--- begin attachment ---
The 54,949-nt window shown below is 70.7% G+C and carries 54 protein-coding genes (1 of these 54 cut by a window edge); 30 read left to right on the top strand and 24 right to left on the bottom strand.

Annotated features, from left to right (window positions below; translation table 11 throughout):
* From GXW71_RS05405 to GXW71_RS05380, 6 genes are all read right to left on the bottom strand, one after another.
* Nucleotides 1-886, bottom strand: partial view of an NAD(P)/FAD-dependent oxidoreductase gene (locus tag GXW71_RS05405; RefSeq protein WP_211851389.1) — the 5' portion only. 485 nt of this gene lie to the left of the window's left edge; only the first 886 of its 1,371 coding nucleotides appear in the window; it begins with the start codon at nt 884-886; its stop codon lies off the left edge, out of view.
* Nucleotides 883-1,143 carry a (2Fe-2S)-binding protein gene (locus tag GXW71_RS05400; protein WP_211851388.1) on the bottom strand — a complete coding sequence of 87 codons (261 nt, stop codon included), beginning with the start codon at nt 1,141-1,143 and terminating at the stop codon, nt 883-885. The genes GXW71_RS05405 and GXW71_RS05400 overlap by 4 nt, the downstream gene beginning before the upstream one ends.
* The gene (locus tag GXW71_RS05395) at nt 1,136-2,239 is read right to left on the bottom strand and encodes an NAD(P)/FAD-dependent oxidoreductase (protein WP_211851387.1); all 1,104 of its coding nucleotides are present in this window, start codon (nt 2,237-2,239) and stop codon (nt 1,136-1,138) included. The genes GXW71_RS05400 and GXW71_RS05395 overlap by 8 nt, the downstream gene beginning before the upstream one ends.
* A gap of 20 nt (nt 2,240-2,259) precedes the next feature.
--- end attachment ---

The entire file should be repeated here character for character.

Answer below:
The 54,949-nt window shown below is 70.7% G+C and carries 54 protein-coding genes (1 of these 54 cut by a window edge); 30 read left to right on the top strand and 24 right to left on the bottom strand.

Annotated features, from left to right (window positions below; translation table 11 throughout):
* From GXW71_RS05405 to GXW71_RS05380, 6 genes are all read right to left on the bottom strand, one after another.
* Nucleotides 1-886, bottom strand: partial view of an NAD(P)/FAD-dependent oxidoreductase gene (locus tag GXW71_RS05405; RefSeq protein WP_211851389.1) — the 5' portion only. 485 nt of this gene lie to the left of the window's left edge; only the first 886 of its 1,371 coding nucleotides appear in the window; it begins with the start codon at nt 884-886; its stop codon lies off the left edge, out of view.
* Nucleotides 883-1,143 carry a (2Fe-2S)-binding protein gene (locus tag GXW71_RS05400; protein WP_211851388.1) on the bottom strand — a complete coding sequence of 87 codons (261 nt, stop codon included), beginning with the start codon at nt 1,141-1,143 and terminating at the stop codon, nt 883-885. The genes GXW71_RS05405 and GXW71_RS05400 overlap by 4 nt, the downstream gene beginning before the upstream one ends.
* The gene (locus tag GXW71_RS05395) at nt 1,136-2,239 is read right to left on the bottom strand and encodes an NAD(P)/FAD-dependent oxidoreductase (protein WP_211851387.1); all 1,104 of its coding nucleotides are present in this window, start codon (nt 2,237-2,239) and stop codon (nt 1,136-1,138) included. The genes GXW71_RS05400 and GXW71_RS05395 overlap by 8 nt, the downstream gene beginning before the upstream one ends.
* A gap of 20 nt (nt 2,240-2,259) precedes the next feature.